Item,The force of fixed fansie, opinion, or strong conceipt. another imagined that he alwaies burned in the fier, under whose bed a fier was privilie conveied, which being raked out before his face, his fancie was satisfied, and his heate allaied. Hereunto perteineth, that the hickot is cured with sudden feare or strange newes: yea by that meanes agues and manie other strange and extreame diseases have beene healed. And some that have lien so sicke and sore of the gowt, that they could not remove a joint, through sudden feare of fier, or ruine/175. of houses, have forgotten their infirmities and greefes, and have runne awaie. But in my tract upon melancholie, and the effects of imagination, and in the discourse of naturall magicke, you shall see these matters largelie touched.

The xiiii. Chapter.

Choice of Charmes against the falling evill, the biting of a mad dog, the stinging of a scorpion, the toothach, for a woman in travell, for the Kings evill, to get a thorne out of any member, or a bone out of ones throte, charmes to be said fasting, or at the gathering of hearbs, for sore eies, to open locks, against spirits, for the bots in a horsse, and speciallie for the Duke of Albas horsse, for sowre wines, &c.

THERE be innumerable charmes of conjurers, bad physicians, lewd surgians, melancholike witches, and couseners, for all diseases and greefes; speciallie for such as bad physicians and surgions knowe not how to cure, and in truth are good stuffe to shadow their ignorance, whereof I will repeate some.

For the falling evill.

TAke the sicke man by the hand, and whisper these wordes softlie in his eare, I conjure thee by the sunne and moone, 196 and by243. the gospell of this daie delivered by God to Hubert, Giles, Cornelius, and John, that thou rise and fall no more. ❈ Otherwise: Drinke in the night at a spring water out of a skull of one that hath beene slaine. ❈ Otherwise: Eate a pig killed with a knife that slew a man. ❈ Otherwise as followeth.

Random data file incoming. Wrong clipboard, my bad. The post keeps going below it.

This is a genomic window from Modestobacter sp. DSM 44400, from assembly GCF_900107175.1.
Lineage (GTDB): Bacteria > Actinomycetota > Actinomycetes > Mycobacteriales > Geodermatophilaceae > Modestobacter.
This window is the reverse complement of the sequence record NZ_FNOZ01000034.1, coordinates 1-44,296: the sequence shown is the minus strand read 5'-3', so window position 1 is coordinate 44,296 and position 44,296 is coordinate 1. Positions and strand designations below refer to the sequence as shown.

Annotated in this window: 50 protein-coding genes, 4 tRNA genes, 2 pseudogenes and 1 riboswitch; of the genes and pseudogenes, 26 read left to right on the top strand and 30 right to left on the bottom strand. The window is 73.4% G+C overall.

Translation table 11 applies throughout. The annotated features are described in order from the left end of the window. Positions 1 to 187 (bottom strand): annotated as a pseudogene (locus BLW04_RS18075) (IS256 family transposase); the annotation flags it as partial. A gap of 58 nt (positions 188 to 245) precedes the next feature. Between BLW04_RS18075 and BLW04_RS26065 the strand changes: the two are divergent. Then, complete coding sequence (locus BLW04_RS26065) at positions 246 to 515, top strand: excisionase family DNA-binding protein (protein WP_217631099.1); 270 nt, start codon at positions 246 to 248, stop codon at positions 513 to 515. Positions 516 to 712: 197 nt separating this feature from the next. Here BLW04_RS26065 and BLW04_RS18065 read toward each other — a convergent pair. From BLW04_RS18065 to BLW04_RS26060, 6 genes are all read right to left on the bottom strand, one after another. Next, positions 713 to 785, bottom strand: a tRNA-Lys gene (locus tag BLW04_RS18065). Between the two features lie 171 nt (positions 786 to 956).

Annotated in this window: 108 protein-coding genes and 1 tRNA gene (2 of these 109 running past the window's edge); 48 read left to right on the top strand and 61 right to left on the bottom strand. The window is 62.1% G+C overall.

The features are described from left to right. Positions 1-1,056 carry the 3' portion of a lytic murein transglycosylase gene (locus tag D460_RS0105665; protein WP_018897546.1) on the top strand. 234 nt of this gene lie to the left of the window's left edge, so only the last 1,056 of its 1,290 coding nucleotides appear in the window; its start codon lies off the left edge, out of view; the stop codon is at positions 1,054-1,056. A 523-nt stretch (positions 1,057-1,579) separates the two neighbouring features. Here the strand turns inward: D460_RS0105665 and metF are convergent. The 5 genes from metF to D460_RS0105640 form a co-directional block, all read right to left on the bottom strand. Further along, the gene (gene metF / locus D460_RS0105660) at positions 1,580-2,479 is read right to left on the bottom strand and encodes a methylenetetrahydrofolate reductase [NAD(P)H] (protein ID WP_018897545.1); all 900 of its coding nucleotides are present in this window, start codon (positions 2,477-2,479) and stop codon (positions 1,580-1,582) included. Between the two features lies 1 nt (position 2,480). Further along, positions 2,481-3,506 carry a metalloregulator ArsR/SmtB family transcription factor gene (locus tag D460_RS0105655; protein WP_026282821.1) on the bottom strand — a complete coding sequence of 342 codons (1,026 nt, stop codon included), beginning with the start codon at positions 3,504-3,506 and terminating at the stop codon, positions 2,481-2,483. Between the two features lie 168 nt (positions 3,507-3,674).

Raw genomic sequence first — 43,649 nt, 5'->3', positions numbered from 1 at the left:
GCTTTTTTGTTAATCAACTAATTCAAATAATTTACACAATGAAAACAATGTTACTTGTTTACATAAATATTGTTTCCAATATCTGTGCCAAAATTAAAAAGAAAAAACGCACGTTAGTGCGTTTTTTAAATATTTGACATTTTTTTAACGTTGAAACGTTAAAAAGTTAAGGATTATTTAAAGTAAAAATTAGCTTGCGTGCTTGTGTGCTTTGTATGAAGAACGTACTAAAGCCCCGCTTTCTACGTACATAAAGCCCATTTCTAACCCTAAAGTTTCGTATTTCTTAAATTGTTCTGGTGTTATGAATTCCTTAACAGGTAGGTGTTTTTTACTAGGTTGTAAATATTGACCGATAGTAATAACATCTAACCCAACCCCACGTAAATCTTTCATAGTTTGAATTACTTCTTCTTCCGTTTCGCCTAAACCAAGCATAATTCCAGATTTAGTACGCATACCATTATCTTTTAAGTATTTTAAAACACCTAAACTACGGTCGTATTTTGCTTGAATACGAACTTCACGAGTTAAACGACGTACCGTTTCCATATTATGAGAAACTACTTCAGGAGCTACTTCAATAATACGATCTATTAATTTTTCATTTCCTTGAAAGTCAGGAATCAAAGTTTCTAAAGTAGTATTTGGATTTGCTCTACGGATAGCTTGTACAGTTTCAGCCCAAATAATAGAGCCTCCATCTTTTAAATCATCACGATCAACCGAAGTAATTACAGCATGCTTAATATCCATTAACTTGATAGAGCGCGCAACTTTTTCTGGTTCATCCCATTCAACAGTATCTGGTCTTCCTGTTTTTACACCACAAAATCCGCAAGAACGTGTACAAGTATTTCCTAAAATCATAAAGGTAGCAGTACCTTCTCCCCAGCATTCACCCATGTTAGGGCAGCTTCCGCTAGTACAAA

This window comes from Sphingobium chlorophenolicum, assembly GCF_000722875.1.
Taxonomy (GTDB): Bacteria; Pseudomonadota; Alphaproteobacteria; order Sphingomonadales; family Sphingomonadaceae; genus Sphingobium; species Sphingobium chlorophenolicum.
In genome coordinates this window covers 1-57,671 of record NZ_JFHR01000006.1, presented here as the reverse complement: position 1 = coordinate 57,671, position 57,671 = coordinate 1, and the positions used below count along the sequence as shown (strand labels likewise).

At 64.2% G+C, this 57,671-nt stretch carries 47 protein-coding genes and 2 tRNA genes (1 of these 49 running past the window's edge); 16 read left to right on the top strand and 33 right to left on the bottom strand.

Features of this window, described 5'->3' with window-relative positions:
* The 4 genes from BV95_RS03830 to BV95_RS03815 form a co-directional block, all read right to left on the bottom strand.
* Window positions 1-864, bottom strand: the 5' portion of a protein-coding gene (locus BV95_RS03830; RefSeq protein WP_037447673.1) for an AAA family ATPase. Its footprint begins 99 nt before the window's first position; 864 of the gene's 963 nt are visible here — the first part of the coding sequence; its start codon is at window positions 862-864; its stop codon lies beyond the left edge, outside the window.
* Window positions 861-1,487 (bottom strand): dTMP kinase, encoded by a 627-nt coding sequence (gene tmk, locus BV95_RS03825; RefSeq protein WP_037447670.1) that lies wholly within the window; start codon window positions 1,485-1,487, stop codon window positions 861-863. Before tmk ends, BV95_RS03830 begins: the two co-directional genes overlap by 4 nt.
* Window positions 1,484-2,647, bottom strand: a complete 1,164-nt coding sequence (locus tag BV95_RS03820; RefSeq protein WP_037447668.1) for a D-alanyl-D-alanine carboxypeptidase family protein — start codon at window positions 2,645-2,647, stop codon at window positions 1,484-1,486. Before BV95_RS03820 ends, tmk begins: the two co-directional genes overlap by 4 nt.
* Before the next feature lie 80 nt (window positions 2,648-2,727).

Ananizapta ferit mortem, dum lædere quærit,
Est mala mors capta, dum dicitur Ananizapta,
Ananizapta Dei nunc miserere mei.
Englished by Abraham Fleming.
{
 
 
Ananizapta smiteth death,
whiles harme intendeth he,
This word Ananizapta say,
and death shall captive be,
Ananizapta ô of God,
have mercie now on me.
}

Against the biting of a mad dog.

PUt a silver ring on the finger,J. Bodinus. lib. de dæmon 3. cap. 5. within the which these words are graven ✠ Habayhabarhebar ✠ & saie to the person bitten with a mad dog, I am thy saviour, loose not thy life: and then pricke him in the nose thrise, that at each time he bleed. ❈ Otherwise: Take pilles made of the skull of one that is hanged. ❈ Otherwise: Write upon a peece of bread, Irioni, khiriora, esser, khuder, feres; and let it be eaten by the/176. partie bitten. ❈ Otherwise: O rex gloriæ Jesu Christe, veni cum pace: In nomine patris max, in nomine filii max, in nomine spiritus sancti prax: Gasper, Melchior, BalthasarpraxmaxDeus I max

But in troth this is verie dangerous; insomuch as if it be not speedilie and cunninglie prevented, either death or frensie insueth, through infection of the humor left in the wound bitten by a mad dog: which bicause bad surgions cannot cure, they have therfore used foolish cousening charmes. But Dodonæus in his herball saith, that the hearbe Alysson cureth it: which experiment, I doubt not, will proove more true than all the charms in the world. But where he saith, that the same hanged at a mans gate or entrie, preserveth him and his cattell from inchantment, or bewitching, he is overtaken with follie./

Against the biting of a scorpion.244.

SAie to an asse secretlie, and as it were whispering in his eare; I am bitten with a Scorpion.

197

Against the toothach.

SCarifie the gums in the greefe, with the tooth of one that hath beene slaine. ❈ Otherwise: Galbes galbat, galdes galdat. ❈ Otherwise: A ab hur hus, &c. ❈ Otherwise: At saccaring of masse hold your teeth togither, and say *Os* That is, You shall not breake or diminish a bone of him. non comminuetis ex eo. ❈ Otherwise: strigiles falcesq; dentatæ, dentium dolorem persanate; O horssecombs and sickles that have so many teeth, come heale me now of my toothach.

A charme to release a woman in travell.

THrowe over the top of the house, where a woman in travell lieth, a stone, or any other thing that hath killed three living creatures; namelie, a man, a wild bore, and a she beare.

To heale the Kings or Queenes evill, or any other sorenesse in the throte.

REmedies to cure the Kings or Queenes evill, is first to touch the place with the hand of one that died an untimelie death. ❈ Otherwise: Let a virgine fasting laie hir hand on the sore, and saie; Apollo denieth that the heate of the plague can increase, where a naked virgine quencheth it: and spet three times upon it.

A charme read in the Romish church, upon saint Blazes daie, that will fetch a thorne out of anie place of ones bodie, a bone out of the throte, &c: Lect. 3.

FOr the fetching of a thorne out of any place of ones bodie, or a bone out of the throte, you shall read a charme in the Romish church upon S. Blazes daie; to wit, Call upon God, and remember S. Blaze. This S. Blaze could also heale all wild beasts that were sicke or lame, with laieng on of his hands: as appeareth in the lesson red on his daie, where you shall see the matter at large.//

A charme for the headach.245. 177.

TIe a halter about your head, wherewith one hath beene hanged.